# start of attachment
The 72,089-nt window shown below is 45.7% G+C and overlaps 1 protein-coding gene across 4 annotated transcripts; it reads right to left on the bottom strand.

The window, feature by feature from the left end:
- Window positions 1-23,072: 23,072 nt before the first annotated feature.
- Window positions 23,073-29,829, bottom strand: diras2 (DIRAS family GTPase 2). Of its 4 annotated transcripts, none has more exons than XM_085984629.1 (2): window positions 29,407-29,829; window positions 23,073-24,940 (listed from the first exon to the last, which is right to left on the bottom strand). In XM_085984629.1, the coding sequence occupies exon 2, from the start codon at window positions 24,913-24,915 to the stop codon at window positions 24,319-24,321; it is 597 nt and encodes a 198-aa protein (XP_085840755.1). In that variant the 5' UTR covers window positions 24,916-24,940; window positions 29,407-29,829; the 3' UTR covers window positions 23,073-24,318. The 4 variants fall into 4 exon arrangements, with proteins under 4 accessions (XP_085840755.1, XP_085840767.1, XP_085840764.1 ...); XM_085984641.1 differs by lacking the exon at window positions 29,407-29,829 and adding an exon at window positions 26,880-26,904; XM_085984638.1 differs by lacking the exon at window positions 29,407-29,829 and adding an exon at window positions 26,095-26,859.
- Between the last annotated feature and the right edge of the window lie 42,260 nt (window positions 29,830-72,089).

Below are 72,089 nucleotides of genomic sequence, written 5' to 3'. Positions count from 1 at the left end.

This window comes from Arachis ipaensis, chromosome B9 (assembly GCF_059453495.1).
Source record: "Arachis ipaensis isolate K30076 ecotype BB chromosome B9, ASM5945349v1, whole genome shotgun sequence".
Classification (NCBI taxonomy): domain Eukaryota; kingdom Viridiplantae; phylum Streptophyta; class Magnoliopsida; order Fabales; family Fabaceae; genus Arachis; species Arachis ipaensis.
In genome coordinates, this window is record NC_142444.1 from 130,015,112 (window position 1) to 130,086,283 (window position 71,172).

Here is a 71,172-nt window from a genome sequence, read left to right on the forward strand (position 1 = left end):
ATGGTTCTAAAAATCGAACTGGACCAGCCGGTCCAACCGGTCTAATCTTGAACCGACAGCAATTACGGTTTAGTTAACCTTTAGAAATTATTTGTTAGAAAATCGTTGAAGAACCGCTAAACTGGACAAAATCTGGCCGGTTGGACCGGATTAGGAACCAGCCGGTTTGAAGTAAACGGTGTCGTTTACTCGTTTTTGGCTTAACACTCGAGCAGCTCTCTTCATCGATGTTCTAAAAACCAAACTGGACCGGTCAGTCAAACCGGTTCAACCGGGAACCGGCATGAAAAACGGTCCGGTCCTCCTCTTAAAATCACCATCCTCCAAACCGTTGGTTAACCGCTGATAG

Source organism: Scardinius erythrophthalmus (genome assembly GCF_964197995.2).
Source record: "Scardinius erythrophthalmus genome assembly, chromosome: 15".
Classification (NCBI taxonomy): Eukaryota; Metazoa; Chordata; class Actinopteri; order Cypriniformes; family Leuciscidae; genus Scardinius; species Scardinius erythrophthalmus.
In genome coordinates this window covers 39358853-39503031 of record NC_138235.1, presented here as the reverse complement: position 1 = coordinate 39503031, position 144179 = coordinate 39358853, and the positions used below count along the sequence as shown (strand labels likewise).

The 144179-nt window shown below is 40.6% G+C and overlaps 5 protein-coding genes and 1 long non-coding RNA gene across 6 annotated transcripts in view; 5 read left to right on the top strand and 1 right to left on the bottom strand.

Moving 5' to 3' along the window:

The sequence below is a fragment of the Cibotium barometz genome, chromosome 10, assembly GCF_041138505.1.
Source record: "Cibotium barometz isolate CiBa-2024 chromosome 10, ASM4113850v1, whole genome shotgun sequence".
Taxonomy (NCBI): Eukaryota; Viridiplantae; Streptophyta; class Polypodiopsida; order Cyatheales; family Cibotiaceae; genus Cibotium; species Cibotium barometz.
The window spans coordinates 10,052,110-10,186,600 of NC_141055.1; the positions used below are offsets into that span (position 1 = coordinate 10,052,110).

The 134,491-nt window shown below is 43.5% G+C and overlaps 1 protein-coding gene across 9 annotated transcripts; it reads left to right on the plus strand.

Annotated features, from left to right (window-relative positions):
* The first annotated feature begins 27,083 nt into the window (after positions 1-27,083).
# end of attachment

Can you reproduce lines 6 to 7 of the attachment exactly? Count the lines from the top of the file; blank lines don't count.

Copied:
Below are 72,089 nucleotides of genomic sequence, written 5' to 3'. Positions count from 1 at the left end.

This window comes from Arachis ipaensis, chromosome B9 (assembly GCF_059453495.1).